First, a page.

Boston Process Approach
Born out of the work of A. R. Luria (e.g., Higher Cortical Function in Man, 1966), the Boston process approach (BPA) to neuropsychological testing is a method of exploring the patient’s approach to a task and the process involved in attaining a specific test score (Loring 1999). Its aim is to provide a more accurate characterization of neuropsychological function and dysfunction and the nervous system components involved (Kaplan 1988; Strauss et al. 2006).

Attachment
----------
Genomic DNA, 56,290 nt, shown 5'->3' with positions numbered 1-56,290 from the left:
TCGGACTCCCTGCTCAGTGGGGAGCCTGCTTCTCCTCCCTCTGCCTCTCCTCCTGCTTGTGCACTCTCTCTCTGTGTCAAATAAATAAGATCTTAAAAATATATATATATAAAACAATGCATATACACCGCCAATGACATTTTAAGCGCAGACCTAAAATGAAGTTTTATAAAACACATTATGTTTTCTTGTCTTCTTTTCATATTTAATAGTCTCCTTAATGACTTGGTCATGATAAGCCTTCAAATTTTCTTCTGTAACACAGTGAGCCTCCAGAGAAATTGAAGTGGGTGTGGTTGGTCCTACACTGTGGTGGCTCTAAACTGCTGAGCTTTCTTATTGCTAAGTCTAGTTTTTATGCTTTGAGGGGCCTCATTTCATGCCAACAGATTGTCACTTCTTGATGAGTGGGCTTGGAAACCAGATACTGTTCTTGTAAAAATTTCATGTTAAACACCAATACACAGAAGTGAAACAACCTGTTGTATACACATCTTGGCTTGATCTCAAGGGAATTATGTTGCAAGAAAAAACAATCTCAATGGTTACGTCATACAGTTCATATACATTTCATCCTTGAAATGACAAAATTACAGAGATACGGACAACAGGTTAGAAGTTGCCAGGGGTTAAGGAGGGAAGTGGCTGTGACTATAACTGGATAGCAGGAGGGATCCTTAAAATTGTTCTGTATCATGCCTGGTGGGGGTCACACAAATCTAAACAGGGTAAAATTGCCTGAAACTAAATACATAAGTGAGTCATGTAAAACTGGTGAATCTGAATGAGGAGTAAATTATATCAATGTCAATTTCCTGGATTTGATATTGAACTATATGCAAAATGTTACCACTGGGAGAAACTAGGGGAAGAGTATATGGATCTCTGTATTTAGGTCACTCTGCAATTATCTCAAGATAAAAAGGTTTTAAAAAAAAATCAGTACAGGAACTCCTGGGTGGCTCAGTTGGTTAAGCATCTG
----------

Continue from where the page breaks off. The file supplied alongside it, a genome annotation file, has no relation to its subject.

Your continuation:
According to Edith Kaplan (1988, 1990), the “achievement”-oriented approach to assessment, where performance is based on the scores obtained on a particular test, is flawed in that it assumes that the scores obtained are reflective of an underlying unitary mechanism. As an example, two individuals could arrive at a similar score via distinctly different processes that are dependent on distinctly different neural structures and/or pathways. The inherent loss of data that occurs by focusing on...
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